You choose, we deliver
If you are interested in this story, you might be interested in others from The Journal Gazette. Go to and pick the subjects you care most about. We'll deliver your customized daily news report at 3 a.m. Fort Wayne time, right to your email.


  • Getting a kick out of fear
      So here we are, one night away from Halloween. It’s an evening when the tiny ones flutter from house to house in the quest of filling whatever vessel they possess with candy that their parents, who supervise the excursion, will surely
  • Paranormal beliefs widespread in America
    Human beings are, in general, a superstitious lot. Our tendency to see patterns where they don't exist, and to falsely apply cause to effect, may have helped keep us alive back when we were little more than a band of frightened critters
  • Company will send ashes to scatter in atmosphere
    More and more Americans are choosing cremation over burial. And more and more of those cremated remains are being scattered at sea, off mountains and (illegally) at Disneyland.And maybe soon to be added to those destinations:
Staff photo illustration | The Journal Gazette
Verizon customers can watch games live on the NFL Mobile app for $5 a month.

Technology means never missing a Super snap

– Whether you’re on a drink run, a bathroom break or just can’t find a good seat at a packed party, there will be ways to keep tabs on the upcoming Super Bowl.

Just to make sure you’re covered, let’s examine each scenario so you don’t miss a second of the action. You might need a credit card. But what’s a few more bucks since you just bought that six-pack of beer?

Depending on your setup there’s a different playbook. Like Peyton Manning, sometimes you have to call an audible and change plans quickly. But preparation is everything.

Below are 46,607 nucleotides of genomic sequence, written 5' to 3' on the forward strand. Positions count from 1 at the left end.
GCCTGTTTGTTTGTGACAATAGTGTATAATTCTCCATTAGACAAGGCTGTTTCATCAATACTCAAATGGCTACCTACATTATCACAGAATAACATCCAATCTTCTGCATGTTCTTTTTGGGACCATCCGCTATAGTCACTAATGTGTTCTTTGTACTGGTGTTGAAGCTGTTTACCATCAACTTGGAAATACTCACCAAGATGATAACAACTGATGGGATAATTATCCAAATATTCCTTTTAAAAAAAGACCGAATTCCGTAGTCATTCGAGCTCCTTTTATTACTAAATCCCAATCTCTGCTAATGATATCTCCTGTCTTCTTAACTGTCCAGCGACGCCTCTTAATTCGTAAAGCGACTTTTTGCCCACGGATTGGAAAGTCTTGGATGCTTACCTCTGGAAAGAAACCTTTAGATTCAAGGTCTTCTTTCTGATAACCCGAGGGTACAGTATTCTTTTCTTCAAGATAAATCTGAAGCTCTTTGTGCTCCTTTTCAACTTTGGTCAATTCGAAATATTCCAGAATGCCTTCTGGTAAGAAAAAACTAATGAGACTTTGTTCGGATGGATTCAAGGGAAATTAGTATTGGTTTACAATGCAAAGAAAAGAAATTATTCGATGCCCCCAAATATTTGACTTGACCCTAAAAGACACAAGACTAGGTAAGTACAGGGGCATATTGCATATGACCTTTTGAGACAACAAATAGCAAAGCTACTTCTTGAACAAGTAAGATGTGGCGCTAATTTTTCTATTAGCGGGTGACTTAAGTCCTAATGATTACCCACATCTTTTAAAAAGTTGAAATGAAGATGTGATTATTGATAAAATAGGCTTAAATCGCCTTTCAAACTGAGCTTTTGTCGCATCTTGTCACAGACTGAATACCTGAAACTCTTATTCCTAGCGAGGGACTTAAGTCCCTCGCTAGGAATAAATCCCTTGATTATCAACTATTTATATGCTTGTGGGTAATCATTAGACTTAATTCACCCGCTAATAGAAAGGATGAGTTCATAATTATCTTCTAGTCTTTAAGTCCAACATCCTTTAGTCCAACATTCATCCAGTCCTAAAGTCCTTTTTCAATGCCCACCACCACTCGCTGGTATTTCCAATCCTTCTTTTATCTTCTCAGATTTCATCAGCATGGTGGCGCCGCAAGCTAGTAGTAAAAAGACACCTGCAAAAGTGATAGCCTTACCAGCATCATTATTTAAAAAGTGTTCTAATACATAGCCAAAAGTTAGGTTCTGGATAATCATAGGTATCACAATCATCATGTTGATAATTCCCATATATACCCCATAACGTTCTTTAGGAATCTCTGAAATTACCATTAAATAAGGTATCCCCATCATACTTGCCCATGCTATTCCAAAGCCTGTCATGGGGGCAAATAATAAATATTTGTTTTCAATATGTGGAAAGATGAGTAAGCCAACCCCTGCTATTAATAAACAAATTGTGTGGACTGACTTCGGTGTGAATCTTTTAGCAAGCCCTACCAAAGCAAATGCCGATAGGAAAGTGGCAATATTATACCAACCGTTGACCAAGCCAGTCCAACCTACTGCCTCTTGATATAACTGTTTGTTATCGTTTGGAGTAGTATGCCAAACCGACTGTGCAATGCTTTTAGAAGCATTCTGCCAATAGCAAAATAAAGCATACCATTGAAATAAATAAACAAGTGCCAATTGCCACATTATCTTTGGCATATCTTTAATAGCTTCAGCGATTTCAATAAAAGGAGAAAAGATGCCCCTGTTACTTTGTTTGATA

Ready, set, hut hut!

Drink run

Before you get off the couch, flip on your smartphone. Just remember that Indiana doesn’t sell alcohol on Sundays, so you may want to stock up on beer beforehand.

First look: If you’re a Verizon customer, you’re in luck. You can download the NFL Mobile app and pay $5 a month to get live video streams of every Monday night, Thursday night and Sunday night game. For the last two years, the app has also carried the Super Bowl and the halftime show.

This is the best option for full video of the game, other than your regular TV, which will have the Super Bowl on the free-to-air Fox channel with hosts Joe Buck and Troy Aikman. If you’re outside of Wi-Fi coverage, reception may be spotty.

Second look: Sirius XM customers can download the mobile app and listen to live coverage of the game, even if they don’t have a special Sirius XM receiver. If you’re not a customer yet, you can try a 30-day free trial by signing up at and providing a name and an email address, then downloading the app and entering the credentials sent to you by email. It’s normally $14.49 a month.

You won’t be seeing the action, but the audio will be reliable even on cellular coverage.

Scramble: What if you don’t have a smartphone or don’t want to pay? Wait for a commercial break and make a dash for your car. Tune to longtime Super Bowl host WestwoodOne, which has AM radio stations across the nation. If you’re smart, you’ll tune to the station beforehand.

Both Sirius and the AM stations will carry the play-by-play with Kevin Harlan and Boomer Esiason.

Bathroom break

Grab the nearest laptop or tablet computer.

First look: Presuming you’ll be sitting down, surf to on a Web browser. The broadcaster, which will host Super Bowl XLVIII on Feb. 2, plans to carry a live stream of the game and the halftime show on these platforms. While plans are still in flux, there’s a good chance that Fox will also host on-demand playback of the game’s commercials, which are usually a source of Monday morning chatter. That’s what CBS did last year, along with providing ways to comment on Twitter and Facebook about everything game.

Don’t forget to wash your hands.

Second look: Turn the TV up really loud before heading to the head.

Bad seat

Grab the nearest laptop or tablet computer.

First look: Along with having a screen all to yourself, you will likely be able to toggle between different camera angles online. Last year, CBS offered several different ones including an “All-22” view that showed a top-down look at every player on the field so you can study formations as well as a “Fan Choice” camera view chosen by votes.

The computer option is also good even if you’re in front of your TV as you can participate in the online buzz around the nation’s biggest TV event of the year.